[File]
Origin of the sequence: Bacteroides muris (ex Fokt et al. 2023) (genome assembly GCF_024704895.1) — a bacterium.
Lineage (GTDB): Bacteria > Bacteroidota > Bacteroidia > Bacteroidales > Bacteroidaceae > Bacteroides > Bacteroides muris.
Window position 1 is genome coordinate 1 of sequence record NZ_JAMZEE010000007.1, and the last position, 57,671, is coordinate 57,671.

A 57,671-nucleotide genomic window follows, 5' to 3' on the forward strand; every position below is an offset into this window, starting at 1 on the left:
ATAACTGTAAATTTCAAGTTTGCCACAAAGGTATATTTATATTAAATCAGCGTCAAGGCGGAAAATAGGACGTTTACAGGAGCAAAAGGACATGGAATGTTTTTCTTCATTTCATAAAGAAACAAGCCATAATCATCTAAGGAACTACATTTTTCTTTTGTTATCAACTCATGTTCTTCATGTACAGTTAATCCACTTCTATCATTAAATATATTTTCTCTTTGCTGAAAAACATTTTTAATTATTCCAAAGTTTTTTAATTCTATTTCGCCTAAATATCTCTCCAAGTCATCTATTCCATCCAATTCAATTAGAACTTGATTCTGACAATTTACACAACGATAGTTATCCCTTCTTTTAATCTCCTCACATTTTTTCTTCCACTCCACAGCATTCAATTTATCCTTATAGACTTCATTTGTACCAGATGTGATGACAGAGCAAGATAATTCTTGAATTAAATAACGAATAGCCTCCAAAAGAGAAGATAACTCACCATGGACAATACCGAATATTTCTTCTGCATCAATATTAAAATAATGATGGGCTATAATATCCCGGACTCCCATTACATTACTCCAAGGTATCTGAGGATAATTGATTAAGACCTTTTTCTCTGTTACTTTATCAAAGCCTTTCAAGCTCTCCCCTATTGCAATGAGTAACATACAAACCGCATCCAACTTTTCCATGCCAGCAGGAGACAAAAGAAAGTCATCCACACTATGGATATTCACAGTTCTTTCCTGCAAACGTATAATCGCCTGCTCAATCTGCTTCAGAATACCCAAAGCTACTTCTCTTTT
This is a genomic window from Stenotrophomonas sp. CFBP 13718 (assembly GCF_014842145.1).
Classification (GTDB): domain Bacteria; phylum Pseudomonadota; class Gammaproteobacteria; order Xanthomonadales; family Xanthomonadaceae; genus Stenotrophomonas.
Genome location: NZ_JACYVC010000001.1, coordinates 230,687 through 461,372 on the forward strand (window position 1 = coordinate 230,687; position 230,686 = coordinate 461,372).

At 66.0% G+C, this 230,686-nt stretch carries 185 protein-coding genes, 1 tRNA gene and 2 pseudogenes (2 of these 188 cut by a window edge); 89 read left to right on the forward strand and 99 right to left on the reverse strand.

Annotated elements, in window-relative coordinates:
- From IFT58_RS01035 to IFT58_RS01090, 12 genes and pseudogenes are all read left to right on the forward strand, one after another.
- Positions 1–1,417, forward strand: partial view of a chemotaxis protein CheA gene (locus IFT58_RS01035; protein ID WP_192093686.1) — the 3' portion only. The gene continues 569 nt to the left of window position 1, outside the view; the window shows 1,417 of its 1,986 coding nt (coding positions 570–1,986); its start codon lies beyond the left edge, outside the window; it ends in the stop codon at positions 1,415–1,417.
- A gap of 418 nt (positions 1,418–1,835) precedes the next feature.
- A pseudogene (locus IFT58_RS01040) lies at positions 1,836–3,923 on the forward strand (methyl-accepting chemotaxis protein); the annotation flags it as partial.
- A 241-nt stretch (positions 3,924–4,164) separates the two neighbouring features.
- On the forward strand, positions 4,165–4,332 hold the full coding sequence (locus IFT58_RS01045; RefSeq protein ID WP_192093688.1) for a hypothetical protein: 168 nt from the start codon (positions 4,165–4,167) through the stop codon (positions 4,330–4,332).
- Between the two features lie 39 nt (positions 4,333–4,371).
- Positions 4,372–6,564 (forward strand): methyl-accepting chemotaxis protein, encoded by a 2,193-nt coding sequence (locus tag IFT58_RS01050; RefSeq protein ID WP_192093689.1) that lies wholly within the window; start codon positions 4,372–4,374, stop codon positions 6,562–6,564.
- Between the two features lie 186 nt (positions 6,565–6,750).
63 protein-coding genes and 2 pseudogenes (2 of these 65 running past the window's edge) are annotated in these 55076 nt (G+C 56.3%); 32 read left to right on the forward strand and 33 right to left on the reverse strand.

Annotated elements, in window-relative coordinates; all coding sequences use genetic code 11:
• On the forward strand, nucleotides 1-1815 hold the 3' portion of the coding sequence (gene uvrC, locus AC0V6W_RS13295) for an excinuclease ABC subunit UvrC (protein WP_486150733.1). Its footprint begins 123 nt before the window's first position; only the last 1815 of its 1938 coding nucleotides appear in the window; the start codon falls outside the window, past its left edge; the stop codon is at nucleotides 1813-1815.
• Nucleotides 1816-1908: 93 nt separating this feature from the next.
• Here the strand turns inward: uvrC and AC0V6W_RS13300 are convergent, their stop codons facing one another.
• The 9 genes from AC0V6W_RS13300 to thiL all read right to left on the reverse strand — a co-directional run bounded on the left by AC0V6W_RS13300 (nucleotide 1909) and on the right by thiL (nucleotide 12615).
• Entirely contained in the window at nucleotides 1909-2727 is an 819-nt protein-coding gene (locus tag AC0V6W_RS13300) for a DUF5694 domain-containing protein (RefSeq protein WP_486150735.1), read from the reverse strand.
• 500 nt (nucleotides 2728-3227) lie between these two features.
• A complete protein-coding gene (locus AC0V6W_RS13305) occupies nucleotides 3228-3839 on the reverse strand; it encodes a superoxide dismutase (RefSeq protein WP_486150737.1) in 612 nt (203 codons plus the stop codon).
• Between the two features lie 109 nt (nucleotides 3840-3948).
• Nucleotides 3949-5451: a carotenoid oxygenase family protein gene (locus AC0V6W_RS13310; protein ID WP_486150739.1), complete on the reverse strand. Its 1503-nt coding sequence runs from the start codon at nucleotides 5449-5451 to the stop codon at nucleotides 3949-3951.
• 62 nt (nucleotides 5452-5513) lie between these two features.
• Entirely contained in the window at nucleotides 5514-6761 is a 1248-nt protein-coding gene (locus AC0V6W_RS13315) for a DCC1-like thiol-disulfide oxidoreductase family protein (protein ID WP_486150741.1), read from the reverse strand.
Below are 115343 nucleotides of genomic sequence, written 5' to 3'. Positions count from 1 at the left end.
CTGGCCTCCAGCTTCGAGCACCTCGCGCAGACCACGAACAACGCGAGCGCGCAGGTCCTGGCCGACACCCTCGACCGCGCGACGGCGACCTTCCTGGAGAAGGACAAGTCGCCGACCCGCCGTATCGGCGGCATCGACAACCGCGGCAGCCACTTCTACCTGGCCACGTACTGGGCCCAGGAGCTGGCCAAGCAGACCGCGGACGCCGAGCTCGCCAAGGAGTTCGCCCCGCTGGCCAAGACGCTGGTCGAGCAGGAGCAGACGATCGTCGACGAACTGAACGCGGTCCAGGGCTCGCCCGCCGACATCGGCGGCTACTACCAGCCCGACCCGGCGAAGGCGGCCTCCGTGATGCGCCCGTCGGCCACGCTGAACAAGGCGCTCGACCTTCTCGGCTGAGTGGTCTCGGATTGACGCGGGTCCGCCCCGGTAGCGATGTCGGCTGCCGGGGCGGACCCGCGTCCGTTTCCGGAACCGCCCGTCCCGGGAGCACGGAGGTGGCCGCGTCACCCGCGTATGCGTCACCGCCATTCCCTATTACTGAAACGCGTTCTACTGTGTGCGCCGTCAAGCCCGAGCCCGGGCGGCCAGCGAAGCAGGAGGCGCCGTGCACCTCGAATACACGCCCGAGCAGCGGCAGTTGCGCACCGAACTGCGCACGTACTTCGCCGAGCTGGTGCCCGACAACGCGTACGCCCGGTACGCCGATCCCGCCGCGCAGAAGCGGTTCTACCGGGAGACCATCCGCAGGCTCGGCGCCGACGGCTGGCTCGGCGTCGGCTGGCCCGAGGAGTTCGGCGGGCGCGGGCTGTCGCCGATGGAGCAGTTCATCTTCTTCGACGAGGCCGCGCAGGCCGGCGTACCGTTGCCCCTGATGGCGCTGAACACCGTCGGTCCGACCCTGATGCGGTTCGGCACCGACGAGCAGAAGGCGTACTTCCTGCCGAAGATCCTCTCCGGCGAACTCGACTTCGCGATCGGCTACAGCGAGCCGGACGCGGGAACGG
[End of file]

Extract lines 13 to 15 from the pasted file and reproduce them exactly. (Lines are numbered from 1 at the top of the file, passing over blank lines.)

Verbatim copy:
- A gap of 418 nt (positions 1,418–1,835) precedes the next feature.
- A pseudogene (locus IFT58_RS01040) lies at positions 1,836–3,923 on the forward strand (methyl-accepting chemotaxis protein); the annotation flags it as partial.
- A 241-nt stretch (positions 3,924–4,164) separates the two neighbouring features.